New Abortion Bill Would Require Florida Minors To Obtain Parental Consent

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Lawmakers around the country have been proposing and voting in more conservative laws regarding abortion, and a new law in Florida would make it tougher for minors to undergo the procedure, WESH2 reports. Currently, less than half of all U.S. states allow minors to obtain an abortion without permission from at least one parent or guardian.

As previously reported by The Inquisitr, Florida isn’t the only state that has tried to pass restrictive abortion bills this year. Just last month, the Georgia House of Representatives passed a “fetal heartbeat bill,” which prevents pregnant mothers from obtaining an abortion after a fetal heartbeat can be detected. The thing is, since fetal heartbeats can be detected approximately six to seven weeks after conception, and most women don’t realize they are pregnant for roughly the same amount of time, these so-called “fetal heartbeat bills” effectively prevent most women from obtaining an abortion.

Aside from Georgia, a handful of other states (including Minnesota, Maryland, West Virginia, and even Florida) have introduced their own versions of the bill, and per a recent report from The New York Times, the Tennesee House of Representatives passed their own fetal heartbeat legislation on March 7, with a final vote of 93-73, in favor.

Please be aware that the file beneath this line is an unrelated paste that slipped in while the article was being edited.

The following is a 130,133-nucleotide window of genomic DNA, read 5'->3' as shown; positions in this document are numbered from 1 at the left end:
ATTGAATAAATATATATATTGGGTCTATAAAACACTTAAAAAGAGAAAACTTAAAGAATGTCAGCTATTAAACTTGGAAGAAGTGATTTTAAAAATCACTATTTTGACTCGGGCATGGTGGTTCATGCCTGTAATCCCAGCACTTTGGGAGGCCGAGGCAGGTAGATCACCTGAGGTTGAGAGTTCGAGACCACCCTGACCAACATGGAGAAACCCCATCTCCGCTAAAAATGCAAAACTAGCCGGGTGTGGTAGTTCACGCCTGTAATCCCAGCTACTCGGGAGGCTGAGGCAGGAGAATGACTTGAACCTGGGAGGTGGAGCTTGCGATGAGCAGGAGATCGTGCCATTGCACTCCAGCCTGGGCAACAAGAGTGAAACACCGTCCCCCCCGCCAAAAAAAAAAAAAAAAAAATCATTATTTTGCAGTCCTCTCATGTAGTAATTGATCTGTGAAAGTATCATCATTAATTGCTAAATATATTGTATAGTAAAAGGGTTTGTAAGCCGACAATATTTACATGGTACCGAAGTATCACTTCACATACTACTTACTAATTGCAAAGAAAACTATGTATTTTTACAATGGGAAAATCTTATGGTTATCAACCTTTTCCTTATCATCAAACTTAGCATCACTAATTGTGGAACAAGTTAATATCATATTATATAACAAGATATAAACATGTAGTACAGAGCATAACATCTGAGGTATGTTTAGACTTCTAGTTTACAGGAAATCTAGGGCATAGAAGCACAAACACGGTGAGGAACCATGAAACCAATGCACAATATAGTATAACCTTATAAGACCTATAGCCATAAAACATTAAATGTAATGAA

As ABC News reports — via the Associated Press— the proposed legislation in Florida would severely impact the lives of Florida teenagers who are looking to discretely obtain an abortion. The outlet recounted the story of one Orlando native, Stephanie Loraine Piñeiro, who first became pregnant after she was raped as a teenager. While she was able to obtain an abortion, she became pregnant again the next year, which she was forced to conceal from her parents. Minors who need to keep their pregnancies private would find themselves between a rock and a hard place if the proposed legislation in Florida passes.

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While Florida does not currently require parental permission in order for minors to obtain an abortion, it is one of the few states which mandates that a parent or legal guardian be informed before an abortion takes place. Republican Rep. Erin Grall (of Vero Beach) has introduced a bill that would shift mandated notification to mandated consent. She explained her decision to introduce such legislation.

“It is my belief that parental notification does not go far enough. It does not give parents the opportunity to weigh in the decision that child is making,” Grall said. “I believe that parents have a fundamental right in the upbringing of their children.”

“This really seeks to put the focus back on the family in such an important decision — a decision that cannot be undone.”